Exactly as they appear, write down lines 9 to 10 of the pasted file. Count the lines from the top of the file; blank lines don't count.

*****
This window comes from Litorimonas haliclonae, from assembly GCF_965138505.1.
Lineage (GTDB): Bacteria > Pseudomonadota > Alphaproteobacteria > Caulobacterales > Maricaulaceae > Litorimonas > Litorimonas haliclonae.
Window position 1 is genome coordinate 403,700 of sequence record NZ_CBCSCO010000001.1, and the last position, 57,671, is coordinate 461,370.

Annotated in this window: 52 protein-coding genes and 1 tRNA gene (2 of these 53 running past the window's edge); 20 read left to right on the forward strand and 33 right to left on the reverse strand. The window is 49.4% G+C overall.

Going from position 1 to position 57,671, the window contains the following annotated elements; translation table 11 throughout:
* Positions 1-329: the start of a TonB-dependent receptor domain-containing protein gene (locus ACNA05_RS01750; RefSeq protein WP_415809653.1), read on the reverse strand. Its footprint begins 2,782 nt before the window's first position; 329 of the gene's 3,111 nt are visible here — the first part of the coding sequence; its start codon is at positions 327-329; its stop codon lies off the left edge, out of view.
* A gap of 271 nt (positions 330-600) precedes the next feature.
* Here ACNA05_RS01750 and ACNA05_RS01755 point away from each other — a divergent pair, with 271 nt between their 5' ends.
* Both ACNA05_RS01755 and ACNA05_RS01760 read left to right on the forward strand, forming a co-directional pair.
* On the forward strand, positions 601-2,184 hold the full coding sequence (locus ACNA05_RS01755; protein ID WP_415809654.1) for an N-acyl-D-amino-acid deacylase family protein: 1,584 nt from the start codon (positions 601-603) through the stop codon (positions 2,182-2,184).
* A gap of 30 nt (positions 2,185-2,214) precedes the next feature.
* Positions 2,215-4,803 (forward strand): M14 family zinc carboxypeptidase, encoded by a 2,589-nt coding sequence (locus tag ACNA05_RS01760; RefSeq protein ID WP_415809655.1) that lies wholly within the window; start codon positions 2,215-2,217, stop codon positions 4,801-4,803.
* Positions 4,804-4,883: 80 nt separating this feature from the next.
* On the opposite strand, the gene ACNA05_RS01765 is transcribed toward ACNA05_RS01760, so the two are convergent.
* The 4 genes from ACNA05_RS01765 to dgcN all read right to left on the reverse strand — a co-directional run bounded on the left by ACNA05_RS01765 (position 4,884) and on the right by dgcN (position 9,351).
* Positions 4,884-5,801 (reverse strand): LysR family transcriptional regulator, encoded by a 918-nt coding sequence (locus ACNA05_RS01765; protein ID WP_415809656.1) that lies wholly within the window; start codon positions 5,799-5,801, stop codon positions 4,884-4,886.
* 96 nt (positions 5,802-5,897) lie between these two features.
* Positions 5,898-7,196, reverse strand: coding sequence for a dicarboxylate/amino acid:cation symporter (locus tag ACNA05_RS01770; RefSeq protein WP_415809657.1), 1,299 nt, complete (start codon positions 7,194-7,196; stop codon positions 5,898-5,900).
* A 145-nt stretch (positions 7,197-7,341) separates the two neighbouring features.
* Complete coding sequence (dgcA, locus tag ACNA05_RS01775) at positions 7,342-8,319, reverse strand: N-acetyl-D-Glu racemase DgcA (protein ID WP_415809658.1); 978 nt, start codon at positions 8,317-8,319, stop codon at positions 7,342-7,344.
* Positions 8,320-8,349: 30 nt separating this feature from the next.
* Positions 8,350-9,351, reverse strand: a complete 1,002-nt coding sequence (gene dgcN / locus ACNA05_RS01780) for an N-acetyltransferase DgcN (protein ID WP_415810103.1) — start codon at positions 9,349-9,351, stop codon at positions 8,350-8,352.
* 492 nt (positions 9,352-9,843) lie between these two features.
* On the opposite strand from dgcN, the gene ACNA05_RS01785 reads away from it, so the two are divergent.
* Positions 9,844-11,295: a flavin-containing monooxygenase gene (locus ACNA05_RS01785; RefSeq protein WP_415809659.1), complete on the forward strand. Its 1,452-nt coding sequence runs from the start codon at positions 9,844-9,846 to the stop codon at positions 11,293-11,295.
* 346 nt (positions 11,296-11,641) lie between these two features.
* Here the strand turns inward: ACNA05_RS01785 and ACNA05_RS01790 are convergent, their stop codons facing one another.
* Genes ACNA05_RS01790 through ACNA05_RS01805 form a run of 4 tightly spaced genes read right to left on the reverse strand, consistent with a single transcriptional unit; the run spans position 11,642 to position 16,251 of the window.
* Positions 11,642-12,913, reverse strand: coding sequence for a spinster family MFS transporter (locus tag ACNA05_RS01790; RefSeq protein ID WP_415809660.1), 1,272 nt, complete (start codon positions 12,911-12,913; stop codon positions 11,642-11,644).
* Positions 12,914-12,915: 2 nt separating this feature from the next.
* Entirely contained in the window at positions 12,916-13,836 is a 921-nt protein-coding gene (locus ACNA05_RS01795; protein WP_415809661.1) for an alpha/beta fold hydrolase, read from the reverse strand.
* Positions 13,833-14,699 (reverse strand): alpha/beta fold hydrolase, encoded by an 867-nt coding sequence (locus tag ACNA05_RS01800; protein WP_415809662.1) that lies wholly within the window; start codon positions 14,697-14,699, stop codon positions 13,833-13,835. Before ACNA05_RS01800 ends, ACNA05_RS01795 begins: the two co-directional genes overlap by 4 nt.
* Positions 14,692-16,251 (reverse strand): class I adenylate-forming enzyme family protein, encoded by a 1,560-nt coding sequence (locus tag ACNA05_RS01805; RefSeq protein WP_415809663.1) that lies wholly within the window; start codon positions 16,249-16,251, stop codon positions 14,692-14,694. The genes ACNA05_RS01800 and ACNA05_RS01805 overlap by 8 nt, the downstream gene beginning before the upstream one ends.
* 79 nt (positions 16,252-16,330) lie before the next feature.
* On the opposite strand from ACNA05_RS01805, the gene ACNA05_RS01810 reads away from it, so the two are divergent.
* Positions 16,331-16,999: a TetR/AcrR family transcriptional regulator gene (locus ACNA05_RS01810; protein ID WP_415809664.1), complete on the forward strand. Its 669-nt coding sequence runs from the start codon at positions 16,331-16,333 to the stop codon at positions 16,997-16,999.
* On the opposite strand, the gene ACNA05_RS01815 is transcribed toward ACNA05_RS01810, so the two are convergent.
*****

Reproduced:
* Both ACNA05_RS01755 and ACNA05_RS01760 read left to right on the forward strand, forming a co-directional pair.
* On the forward strand, positions 601-2,184 hold the full coding sequence (locus ACNA05_RS01755; protein ID WP_415809654.1) for an N-acyl-D-amino-acid deacylase family protein: 1,584 nt from the start codon (positions 601-603) through the stop codon (positions 2,182-2,184).